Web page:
Since a long time already the Russian minority in Estonia has been a troublesome issue. Estonian laws give them the same rights to form organizations as to everyone else but the Russians living in Estonia are still not using opportunity much.
by Raivo Juurak
At first when Estonia got independent from the Soviet Union it was doubtful for many whether it will remain like that. When this became a clear fact several Russian national parties formed, representatives of which also became members of the Estonian parliament. But soon the Russian national parties started to disintegrate, their members dividing into rightists, centrists, leftists etc. Differences in worldviews became clear and eventually the former members of Russian national parties joined Estonian parties equivalent to their political convictions. At present every considerable Estonian party also has representatives of the Russian minority amongst their members. Although the most persistent Russian nationalists say that the Estonian government has fragmentized the Russian minority in Estonia with its clever tricks. These opinionated people have founded their own organization called the Union of Compatriots. This organization is getting financial support from Moscow but has not gained a broader popularity amongst the Estonians nor the Russians in Estonia. The nationalism card is no longer of much use in the present-day Estonia.
Besides political there are several other remarkable activities amongst the Russian minority in Estonia. One could claim that politically the Russian minority has found its place and is able to use their equal opportunities with the Estonians. But lately problems have risen with the Russian citizen organizations. The most troubling fact is that there are too few citizen organizations of the Russian minority in Estonia. And even these appear and disappear without excelling in something noteworthy. Social pessimism (“the Russians are not considered in Estonia anyway”) and political nihilism (“politics is a dirty business and proper Russians should not be involved in it through citizen organizations or other-ways”) is a wide-spread attitude among the Russian-speaking people.Quite frankly social pessimism and political nihilism is quite common to Estonians, too and on this background it is inspiring to see how amongst the Russian minority certain bright people stand out taking up the Estonian issues with even much greater energy than the Estonians themselves would. There are good examples of Russian people that are actively using their civil rights in Estonia (see links to the right). There is still a lot of development needed to solve the integration problems but nevertheless these examples reassure us that it is possible. So far only the education field was mentioned but in fact one can notice a rising citizen activeness amongst the Russian-speaking community also in other areas of the Estonian society.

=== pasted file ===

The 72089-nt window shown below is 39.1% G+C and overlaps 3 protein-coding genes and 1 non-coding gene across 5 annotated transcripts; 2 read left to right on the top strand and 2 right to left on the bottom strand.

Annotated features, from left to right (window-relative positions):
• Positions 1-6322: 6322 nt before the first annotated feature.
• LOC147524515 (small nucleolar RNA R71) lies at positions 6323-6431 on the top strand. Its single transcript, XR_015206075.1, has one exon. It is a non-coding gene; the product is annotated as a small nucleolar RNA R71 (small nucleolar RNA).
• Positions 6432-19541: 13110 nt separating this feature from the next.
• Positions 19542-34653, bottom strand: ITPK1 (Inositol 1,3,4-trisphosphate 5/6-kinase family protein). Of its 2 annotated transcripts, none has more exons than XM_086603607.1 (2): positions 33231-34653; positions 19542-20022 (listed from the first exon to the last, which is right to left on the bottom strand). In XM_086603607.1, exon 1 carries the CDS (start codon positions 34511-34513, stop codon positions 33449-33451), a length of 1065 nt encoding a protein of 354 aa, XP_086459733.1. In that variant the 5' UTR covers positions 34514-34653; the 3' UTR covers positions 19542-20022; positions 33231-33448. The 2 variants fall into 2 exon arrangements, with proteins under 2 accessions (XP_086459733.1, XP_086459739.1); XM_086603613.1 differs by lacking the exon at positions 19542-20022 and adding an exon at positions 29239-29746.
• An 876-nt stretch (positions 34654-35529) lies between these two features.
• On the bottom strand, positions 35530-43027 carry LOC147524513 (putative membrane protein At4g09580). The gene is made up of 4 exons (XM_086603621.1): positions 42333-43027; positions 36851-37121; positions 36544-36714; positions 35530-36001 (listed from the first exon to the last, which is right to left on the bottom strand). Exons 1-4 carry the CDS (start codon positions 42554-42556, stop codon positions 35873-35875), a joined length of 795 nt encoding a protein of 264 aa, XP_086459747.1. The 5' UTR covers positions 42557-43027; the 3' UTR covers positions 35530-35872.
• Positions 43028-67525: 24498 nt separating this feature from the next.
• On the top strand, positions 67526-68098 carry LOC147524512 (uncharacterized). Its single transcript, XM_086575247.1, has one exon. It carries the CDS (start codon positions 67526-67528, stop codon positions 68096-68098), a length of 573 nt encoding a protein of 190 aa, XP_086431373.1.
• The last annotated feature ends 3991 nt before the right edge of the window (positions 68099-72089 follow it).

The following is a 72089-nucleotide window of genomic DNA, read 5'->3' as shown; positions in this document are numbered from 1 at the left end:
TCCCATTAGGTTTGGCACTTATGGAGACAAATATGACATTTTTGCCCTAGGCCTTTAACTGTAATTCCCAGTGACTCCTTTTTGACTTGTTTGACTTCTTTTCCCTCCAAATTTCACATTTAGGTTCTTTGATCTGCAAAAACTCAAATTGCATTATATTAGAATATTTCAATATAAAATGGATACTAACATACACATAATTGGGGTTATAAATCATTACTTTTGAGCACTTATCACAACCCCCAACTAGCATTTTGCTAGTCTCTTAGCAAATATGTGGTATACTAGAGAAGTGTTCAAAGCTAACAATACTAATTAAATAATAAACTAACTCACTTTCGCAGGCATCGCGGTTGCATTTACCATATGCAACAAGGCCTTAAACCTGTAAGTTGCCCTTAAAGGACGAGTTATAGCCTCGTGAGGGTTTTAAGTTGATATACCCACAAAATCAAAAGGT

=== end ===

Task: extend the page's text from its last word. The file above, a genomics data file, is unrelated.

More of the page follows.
translated by Krõõt Juurak